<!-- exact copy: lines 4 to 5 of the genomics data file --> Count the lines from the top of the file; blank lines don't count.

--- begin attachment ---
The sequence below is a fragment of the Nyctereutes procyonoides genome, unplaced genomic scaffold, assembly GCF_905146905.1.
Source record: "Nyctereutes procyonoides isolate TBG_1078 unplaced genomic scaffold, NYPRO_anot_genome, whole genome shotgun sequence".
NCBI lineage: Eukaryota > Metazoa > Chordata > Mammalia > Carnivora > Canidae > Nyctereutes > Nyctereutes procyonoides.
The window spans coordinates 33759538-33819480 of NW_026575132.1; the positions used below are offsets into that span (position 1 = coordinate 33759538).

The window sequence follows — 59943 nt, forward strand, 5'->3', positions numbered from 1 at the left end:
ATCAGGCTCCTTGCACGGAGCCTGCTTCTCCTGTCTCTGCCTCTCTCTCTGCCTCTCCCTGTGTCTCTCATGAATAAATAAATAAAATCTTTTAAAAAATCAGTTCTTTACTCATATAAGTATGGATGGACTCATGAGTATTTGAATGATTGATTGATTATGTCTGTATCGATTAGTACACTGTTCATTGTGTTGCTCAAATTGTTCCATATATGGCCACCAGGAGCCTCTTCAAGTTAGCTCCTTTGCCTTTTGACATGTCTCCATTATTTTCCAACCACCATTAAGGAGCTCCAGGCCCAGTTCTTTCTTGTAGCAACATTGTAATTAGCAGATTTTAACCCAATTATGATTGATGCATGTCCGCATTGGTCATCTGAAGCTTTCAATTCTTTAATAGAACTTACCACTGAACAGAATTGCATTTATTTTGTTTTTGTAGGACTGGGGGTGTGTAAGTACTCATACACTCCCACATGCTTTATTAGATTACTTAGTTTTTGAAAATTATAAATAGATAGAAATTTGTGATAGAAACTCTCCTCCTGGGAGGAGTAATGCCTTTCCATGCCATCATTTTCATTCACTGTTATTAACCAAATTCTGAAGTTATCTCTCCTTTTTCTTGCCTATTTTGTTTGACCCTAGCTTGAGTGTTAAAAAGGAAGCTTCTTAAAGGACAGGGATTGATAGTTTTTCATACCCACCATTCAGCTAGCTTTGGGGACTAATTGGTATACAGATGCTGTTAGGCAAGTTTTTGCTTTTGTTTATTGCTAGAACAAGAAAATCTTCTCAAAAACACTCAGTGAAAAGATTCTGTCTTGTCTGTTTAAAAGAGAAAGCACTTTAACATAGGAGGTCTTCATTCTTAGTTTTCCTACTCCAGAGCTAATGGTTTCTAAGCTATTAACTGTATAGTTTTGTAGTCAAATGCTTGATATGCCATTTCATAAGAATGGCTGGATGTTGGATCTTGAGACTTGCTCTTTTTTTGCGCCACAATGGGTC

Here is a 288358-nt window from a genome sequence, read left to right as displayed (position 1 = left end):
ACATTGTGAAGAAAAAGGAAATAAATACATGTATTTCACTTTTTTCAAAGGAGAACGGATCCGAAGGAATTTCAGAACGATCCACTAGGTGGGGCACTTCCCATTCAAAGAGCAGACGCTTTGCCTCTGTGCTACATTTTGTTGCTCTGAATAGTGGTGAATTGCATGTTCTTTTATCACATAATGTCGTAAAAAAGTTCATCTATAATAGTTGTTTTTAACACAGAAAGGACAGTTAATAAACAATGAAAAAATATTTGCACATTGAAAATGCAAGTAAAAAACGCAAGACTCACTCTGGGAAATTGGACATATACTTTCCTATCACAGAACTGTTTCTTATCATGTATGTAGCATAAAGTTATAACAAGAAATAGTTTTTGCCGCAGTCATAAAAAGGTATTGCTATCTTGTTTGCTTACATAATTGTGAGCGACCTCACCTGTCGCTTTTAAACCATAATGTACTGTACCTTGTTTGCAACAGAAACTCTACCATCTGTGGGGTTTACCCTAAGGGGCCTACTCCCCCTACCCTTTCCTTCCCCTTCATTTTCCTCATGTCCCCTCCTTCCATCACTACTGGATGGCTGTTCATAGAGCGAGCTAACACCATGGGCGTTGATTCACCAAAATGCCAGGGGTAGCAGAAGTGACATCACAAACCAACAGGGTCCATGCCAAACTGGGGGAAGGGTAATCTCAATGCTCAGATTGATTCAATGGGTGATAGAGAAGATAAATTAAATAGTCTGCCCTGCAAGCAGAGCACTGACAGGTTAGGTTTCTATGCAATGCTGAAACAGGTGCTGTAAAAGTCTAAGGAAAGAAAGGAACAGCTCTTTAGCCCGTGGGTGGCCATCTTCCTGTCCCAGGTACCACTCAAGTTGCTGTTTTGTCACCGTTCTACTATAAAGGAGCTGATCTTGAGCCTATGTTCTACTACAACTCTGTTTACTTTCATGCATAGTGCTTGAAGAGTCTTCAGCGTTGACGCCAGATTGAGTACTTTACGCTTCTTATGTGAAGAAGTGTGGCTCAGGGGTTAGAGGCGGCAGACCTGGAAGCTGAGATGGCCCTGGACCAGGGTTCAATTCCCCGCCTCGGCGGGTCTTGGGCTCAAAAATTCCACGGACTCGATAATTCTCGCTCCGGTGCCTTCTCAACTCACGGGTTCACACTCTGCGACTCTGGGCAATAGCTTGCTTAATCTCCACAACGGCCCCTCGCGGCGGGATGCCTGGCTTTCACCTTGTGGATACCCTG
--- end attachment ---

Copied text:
The window spans coordinates 33759538-33819480 of NW_026575132.1; the positions used below are offsets into that span (position 1 = coordinate 33759538).

The window sequence follows — 59943 nt, forward strand, 5'->3', positions numbered from 1 at the left end: